several European countries. He tried to dismiss France's universal health
care program (defined by WHO as the best in the world) as nonviable
economically. He reproduced the widely held erroneous belief that the
universal and extensive welfare states in European countries are making
their economies very uncompetitive. He stressed that the cost of universal
health care in France is creating a public deficit that is a huge handicap
to that country's economic development. In fact, in percentage terms, the
U.S. government deficit is larger than the French government deficit and,
according to Davos (the Vatican of neoliberal thought), the French economy
is as competitive as the U.S. economy, with higher productivity than the
U.S. Moreover, the public medical care expenditures per capita are larger
in the U.S. than in France. While France provides comprehensive benefits
to its population, the U.S. does not. With a smaller amount of public
funds, France and the majority of developed countries provide
comprehensive coverage that will be a dream for the majority of our
people.

I find it highly worrisome that Dr. Sanjay Gupta is likely to be appointed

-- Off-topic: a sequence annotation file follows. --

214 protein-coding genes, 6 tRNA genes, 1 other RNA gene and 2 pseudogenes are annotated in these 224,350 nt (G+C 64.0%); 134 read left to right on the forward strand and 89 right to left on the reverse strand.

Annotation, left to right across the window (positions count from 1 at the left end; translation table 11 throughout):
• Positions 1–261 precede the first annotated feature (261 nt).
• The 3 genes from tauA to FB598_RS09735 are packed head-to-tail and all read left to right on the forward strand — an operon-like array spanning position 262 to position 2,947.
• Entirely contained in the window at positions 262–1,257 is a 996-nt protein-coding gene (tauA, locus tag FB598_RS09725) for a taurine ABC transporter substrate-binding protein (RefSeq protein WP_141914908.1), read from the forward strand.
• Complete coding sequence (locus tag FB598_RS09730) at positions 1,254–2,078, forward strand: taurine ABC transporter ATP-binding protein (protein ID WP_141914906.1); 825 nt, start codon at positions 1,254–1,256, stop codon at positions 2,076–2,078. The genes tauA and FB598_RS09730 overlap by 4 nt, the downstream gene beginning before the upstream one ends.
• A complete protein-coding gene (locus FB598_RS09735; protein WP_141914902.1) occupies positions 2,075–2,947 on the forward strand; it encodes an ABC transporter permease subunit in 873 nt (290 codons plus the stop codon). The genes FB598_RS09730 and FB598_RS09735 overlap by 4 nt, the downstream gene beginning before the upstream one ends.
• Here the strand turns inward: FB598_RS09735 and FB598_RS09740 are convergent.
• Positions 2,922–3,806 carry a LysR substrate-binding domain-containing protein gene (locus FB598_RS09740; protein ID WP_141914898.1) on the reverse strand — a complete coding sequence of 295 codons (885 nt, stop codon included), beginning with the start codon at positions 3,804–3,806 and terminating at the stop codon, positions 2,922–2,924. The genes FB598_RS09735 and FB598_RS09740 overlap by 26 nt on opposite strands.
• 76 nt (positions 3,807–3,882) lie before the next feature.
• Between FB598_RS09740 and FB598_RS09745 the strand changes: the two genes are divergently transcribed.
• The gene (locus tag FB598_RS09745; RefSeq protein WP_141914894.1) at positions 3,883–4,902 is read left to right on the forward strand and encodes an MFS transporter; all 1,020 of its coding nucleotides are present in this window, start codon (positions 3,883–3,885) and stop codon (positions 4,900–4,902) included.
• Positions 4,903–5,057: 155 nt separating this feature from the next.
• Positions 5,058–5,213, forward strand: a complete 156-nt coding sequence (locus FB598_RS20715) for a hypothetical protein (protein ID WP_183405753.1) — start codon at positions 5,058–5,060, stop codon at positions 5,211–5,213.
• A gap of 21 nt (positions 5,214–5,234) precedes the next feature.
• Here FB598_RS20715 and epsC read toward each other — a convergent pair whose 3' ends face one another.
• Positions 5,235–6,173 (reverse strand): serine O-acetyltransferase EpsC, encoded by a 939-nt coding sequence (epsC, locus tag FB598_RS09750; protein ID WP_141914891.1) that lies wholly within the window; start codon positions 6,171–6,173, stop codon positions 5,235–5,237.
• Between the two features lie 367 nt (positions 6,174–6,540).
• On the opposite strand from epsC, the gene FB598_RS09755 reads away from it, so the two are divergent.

head of the USPHS. He is not an expert on public health and is not
sufficiently knowledgeable, or competent, to do the job. Training and
experience in neurosurgery do not provide the public health knowledge that
the position requires. But, what is far more alarming is that he will most
likely be the media spokesperson for the task force on health care reform.
And this means that a person hostile to a single-payer system (the type of
system that has most support among people in the U.S.); a person clearly
unsympathetic to the principle of the government's guaranteeing
universality of health care coverage; a person who is part of the media
that have been obfuscating, negating, and avoiding the real problems in
health and medical care in this country, will be in control of selling the
message of change in U.S. medical care. Is this the change we were
promised by candidate Obama?

For the good of the country, I hope President Obama will be a leading
force for change in our medical care non-system. The way of funding and
organizing medical care in the U.S. is simply wrong. It is not only that
46 million people do not have any form of insurance, but that the majority
of health benefits coverage offered by the insurance industry is, besides
expensive, insufficient. As it now stands, the system cannot be shifted
toward guaranteeing the basic human right of access to health care in time
of need without confronting the insurance-pharmaceutical complex. And the
extent of commitment to this human right can be measured by the degree to
which President Obama is willing to confront this industrial complex.

A final note. I paid special attention to President Obama's call for a